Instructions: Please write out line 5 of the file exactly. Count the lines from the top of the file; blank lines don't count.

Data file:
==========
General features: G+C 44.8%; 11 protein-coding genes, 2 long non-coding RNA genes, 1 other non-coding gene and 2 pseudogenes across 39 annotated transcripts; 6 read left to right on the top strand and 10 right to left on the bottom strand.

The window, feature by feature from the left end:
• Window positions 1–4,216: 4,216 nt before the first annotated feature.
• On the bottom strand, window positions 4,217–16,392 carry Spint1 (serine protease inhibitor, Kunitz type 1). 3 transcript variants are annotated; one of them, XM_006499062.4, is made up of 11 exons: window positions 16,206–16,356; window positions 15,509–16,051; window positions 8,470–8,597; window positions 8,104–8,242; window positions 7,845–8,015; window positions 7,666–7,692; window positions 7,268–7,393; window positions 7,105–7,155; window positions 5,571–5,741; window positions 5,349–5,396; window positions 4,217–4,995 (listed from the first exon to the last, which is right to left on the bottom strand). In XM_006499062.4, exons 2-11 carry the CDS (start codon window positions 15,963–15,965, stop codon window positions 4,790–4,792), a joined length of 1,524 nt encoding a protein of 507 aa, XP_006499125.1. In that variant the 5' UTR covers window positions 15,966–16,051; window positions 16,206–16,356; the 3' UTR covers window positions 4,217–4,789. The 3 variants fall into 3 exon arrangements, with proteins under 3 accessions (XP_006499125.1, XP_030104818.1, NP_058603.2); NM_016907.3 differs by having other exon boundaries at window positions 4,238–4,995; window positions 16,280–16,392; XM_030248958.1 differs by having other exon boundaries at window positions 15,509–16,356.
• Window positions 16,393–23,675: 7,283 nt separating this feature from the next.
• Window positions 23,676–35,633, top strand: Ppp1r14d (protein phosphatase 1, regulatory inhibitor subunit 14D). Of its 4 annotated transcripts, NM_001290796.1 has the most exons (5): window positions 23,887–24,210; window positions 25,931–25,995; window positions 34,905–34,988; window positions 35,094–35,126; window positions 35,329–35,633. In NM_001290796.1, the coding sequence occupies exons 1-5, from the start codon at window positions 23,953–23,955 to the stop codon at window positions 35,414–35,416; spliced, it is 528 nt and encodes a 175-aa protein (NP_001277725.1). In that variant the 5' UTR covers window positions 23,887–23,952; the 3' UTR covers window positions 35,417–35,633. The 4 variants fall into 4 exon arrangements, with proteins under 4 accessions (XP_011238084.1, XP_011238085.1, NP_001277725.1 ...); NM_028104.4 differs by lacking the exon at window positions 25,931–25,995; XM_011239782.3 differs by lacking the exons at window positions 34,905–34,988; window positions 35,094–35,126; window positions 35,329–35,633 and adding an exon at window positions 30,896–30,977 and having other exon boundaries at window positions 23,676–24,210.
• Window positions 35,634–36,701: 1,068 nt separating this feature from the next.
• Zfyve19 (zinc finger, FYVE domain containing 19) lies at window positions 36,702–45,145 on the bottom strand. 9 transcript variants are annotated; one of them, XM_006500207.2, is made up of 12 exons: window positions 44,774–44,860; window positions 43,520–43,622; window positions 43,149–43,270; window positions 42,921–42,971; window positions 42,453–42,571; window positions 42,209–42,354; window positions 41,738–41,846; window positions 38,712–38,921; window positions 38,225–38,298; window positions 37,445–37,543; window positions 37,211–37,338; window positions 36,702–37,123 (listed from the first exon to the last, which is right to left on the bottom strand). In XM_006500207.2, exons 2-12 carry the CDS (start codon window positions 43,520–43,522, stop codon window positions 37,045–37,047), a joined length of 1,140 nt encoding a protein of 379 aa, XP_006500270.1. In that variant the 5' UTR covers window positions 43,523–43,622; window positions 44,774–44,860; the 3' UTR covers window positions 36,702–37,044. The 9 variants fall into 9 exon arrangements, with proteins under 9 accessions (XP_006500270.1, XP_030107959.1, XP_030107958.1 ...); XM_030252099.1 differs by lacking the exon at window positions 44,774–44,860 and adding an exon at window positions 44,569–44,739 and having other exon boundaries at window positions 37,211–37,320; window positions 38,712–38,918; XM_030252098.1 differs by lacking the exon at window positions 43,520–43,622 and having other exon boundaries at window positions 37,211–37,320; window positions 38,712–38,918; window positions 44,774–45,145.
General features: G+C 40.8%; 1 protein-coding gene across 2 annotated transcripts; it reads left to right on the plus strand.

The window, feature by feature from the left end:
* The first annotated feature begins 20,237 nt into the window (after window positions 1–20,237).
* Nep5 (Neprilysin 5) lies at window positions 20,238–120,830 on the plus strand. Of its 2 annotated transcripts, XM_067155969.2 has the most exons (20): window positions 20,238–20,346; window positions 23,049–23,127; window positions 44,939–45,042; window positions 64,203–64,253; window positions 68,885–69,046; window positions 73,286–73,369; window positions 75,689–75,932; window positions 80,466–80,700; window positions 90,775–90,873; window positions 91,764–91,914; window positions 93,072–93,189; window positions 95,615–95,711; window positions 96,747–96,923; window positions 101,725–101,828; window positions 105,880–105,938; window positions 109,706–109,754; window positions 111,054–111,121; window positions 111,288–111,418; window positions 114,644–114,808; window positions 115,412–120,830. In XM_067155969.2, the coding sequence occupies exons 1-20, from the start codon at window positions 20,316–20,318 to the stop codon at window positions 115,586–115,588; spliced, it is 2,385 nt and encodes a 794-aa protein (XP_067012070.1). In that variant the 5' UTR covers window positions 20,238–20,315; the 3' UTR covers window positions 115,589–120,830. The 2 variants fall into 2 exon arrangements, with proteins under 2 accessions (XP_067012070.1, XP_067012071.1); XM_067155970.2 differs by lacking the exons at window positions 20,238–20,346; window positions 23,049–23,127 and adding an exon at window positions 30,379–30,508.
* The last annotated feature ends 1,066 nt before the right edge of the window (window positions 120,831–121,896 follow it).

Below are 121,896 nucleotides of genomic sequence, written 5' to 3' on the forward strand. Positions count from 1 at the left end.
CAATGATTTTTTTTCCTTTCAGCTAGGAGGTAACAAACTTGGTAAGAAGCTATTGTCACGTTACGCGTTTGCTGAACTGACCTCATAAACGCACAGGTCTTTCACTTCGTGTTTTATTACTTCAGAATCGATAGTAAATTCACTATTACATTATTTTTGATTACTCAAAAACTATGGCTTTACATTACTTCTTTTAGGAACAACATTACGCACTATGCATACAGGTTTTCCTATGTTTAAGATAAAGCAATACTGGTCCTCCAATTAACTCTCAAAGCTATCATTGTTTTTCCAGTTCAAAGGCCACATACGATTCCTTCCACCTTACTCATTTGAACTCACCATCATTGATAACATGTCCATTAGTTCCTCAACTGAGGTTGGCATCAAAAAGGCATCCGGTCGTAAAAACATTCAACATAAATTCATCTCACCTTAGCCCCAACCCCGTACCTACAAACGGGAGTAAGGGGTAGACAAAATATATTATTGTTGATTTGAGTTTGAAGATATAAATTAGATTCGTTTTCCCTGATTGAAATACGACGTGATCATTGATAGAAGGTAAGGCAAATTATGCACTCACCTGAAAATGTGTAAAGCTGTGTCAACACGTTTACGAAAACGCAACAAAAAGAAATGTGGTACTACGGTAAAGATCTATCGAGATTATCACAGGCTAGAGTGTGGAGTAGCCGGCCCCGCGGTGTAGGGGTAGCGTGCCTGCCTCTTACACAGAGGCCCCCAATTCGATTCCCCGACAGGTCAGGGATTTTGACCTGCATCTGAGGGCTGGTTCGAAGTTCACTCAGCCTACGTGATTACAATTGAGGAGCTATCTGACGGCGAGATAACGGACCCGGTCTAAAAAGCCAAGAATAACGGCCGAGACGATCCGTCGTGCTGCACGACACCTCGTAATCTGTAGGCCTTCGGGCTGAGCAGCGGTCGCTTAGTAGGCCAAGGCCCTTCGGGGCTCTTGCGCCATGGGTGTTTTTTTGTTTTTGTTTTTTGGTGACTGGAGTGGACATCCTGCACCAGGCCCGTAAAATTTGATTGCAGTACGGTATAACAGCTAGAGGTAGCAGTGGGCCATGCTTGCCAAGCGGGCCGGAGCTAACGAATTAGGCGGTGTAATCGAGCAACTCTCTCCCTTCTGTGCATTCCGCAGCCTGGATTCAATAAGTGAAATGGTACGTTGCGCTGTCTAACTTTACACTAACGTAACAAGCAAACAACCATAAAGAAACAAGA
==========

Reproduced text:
• Window positions 16,393–23,675: 7,283 nt separating this feature from the next.